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Modeling interactions between adjacent nucleosomes improves genome-wide predictions of nucleosome occupancy


Shai Lubliner1, Eran Segal1,2,†


Motivation: Understanding the mechanisms that govern nucleosome positioning over genomes in vivo is essential for unraveling the role of chromatin organization in transcriptional regulation. Until now, models for predicting genome-wide nucleosome occupancy have assumed that the DNA associations of neighboring nucleosomes on the genome are independent. We present a new model that relaxes this independence assumption by modeling interactions between adjacent nucleosomes.

Results: We show that modeling interactions between adjacent nucleosomes improves genome-wide nucleosome occupancy predictions in an in vitro system that includes only nucleosomes and purified DNA, where the resulting model has a preference for short spacings (linkers) of less than 20 bp in length between neighboring nucleosomes. Since nucleosome occupancy in vitro depends only on properties intrinsic to nucleosomes, these results suggest that the interactions we find are intrinsic to nucleosomes and do not depend on other factors, such as transcription factors and chromatin remodelers. We also show that modeling these intrinsic interactions significantly improves genome-wide predictions of nucleosome occupancy in vivo.



 

We present a new thermodynamic model for genomewide prediction of nucleosome occupancy. The new model extends a previous one by modeling interactions between adjacent nucleosomes using a function that depends on the linker length. (A) Using a model with interactions represented by a decaying exponent function (Exp) we can better explain nucleosome occupancy data than with a model that lacks interactions (No Coop). This is true for data from all of the following (B-D): (B) An in-vitro system of nucleosomes and yeast DNA. Since no other factors affect the in-vitro system, the modeled interactions are intrinsic to the association of nucleosomes and DNA. (C) yeast in-vivo. This demonstrates that the modeled interactions play a significant role in-vivo as well. (D) C. Elegans in-vivo. This shows that the interactions are universal, and not unique to yeast. (E) The linker lengths distributions produced by the above model with interactions (Exp, in blue), and by the model without interactions (No Coop, in magenta). The modeled interactions favor short linker lengths. (F) An illustration of how the modeled interactions may affect nucleosome occupancy and the linker lengths distribution. The interactions attract adjacent nucleosomes closer along the DNA strand, energetically compensating for possible shifts from otherwise favored positions (in gold, based solely on the DNA sequence). It is conceivable that such interactions may also play a role in DNA bending and hence affect higher orders of chromatin organization. (G) Since the modeled interactions are intrinsic and involve nucleosomes that are close to each other, we hypothesize that they are electrostatic interactions. These may occur between oppositely charged patches on the nucleosome cores themselves (left), or may involve the histone tails (right).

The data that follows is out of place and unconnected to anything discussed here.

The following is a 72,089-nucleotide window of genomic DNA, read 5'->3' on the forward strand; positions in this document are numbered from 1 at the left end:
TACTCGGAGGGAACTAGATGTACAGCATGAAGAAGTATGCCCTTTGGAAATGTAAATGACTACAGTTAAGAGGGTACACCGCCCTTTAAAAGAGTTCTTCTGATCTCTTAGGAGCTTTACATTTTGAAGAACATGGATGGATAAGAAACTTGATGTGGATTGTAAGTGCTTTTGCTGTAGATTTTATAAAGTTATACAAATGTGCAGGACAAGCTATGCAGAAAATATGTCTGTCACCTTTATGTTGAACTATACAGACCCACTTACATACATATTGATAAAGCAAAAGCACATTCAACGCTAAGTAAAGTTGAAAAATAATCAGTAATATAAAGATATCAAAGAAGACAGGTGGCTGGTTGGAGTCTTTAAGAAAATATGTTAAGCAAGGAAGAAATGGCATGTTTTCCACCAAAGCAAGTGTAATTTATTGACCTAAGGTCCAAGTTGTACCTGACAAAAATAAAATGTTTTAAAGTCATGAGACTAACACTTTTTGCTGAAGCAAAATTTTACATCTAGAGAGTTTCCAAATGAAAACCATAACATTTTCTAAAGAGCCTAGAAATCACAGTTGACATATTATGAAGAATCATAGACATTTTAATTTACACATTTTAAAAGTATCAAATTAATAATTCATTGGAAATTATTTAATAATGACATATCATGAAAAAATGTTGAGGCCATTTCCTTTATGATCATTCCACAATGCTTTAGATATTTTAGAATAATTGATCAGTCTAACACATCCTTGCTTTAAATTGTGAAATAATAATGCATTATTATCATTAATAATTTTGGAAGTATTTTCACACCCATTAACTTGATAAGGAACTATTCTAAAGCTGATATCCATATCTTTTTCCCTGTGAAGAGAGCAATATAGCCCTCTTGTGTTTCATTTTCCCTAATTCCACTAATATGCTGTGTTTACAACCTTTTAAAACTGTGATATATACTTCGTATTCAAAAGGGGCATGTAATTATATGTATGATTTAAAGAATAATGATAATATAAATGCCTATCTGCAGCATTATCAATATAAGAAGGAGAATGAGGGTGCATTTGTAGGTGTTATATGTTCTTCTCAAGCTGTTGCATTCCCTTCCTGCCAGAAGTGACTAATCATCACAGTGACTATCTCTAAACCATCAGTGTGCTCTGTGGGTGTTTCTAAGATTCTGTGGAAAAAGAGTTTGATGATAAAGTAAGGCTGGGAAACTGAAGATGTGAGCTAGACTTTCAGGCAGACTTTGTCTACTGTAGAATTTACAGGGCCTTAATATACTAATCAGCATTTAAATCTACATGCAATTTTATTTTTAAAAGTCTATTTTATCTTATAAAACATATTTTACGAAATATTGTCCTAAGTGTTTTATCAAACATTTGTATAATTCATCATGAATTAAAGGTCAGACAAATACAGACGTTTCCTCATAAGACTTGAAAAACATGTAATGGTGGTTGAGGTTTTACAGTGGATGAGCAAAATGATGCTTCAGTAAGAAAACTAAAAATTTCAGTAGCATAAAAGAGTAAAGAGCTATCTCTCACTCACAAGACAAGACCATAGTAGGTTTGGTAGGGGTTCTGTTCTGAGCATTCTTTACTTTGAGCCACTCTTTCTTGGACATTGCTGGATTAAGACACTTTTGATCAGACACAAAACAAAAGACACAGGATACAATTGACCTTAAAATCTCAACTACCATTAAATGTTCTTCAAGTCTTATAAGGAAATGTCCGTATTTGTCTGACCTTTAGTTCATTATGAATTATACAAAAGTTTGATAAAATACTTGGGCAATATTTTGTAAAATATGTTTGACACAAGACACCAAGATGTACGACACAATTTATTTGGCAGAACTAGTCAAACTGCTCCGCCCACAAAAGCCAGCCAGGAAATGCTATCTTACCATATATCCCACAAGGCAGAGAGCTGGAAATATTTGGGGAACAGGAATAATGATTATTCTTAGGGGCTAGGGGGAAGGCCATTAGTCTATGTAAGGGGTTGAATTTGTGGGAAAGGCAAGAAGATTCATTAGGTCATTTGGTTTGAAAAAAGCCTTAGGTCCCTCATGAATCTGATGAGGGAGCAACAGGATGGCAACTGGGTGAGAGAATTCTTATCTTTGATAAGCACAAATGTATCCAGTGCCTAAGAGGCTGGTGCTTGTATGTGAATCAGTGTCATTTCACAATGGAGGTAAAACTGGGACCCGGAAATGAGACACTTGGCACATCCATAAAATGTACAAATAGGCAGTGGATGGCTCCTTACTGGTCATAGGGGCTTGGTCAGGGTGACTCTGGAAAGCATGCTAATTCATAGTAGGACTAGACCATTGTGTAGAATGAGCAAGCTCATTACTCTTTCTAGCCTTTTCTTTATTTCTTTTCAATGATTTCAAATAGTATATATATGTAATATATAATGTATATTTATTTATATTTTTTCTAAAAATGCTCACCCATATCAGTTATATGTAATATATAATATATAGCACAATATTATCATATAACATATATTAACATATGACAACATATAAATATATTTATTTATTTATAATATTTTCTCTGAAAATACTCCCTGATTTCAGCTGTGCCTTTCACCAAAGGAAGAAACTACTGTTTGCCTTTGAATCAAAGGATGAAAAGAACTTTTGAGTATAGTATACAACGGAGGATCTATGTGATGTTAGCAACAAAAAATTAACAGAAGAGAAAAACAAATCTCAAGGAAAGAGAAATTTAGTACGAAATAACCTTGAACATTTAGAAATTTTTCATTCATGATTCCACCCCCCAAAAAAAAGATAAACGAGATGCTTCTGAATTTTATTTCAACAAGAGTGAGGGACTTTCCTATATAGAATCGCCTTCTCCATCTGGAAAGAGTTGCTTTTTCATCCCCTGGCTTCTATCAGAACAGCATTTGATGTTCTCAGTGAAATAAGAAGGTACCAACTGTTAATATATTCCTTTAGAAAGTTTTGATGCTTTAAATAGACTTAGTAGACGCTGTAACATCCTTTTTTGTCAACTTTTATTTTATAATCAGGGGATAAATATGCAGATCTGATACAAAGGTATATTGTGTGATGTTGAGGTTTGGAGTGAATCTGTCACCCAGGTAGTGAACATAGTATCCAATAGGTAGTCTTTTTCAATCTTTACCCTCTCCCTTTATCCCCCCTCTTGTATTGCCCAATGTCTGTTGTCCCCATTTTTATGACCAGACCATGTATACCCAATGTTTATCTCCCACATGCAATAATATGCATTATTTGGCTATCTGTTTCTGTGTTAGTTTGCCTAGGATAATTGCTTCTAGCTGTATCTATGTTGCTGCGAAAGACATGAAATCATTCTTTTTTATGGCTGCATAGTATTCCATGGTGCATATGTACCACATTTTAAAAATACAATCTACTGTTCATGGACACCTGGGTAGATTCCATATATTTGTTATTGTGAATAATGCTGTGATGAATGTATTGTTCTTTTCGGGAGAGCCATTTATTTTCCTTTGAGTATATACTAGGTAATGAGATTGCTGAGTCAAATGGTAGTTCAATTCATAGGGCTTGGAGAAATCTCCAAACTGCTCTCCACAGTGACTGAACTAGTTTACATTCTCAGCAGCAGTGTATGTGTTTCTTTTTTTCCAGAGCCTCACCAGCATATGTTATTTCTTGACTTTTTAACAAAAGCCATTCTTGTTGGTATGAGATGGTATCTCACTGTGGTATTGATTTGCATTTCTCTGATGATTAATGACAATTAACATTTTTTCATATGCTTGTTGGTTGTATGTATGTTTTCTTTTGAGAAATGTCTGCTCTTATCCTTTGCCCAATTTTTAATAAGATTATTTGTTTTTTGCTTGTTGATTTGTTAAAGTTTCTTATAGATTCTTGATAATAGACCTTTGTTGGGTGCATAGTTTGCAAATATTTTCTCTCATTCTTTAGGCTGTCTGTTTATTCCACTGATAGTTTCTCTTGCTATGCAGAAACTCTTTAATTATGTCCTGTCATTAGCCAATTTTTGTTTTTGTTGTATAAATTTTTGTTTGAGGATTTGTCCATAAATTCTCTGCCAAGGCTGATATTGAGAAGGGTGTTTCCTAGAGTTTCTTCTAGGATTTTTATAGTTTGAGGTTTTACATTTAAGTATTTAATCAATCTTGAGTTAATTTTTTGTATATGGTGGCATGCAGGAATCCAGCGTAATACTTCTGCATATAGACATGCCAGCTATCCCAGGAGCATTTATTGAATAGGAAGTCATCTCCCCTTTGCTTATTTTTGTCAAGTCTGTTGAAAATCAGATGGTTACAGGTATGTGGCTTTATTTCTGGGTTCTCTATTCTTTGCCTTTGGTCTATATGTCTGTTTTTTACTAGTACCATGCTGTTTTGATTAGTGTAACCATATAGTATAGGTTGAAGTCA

Correspondence should be addressed to E.S.
1 Dept. of Computer Science and Applied Mathematics, Weizmann Institute of Science, Rehovot 76100, Israel.
2 Department of Molecular Cell Biology, Weizmann Institute of Science, Rehovot, 76100, Israel.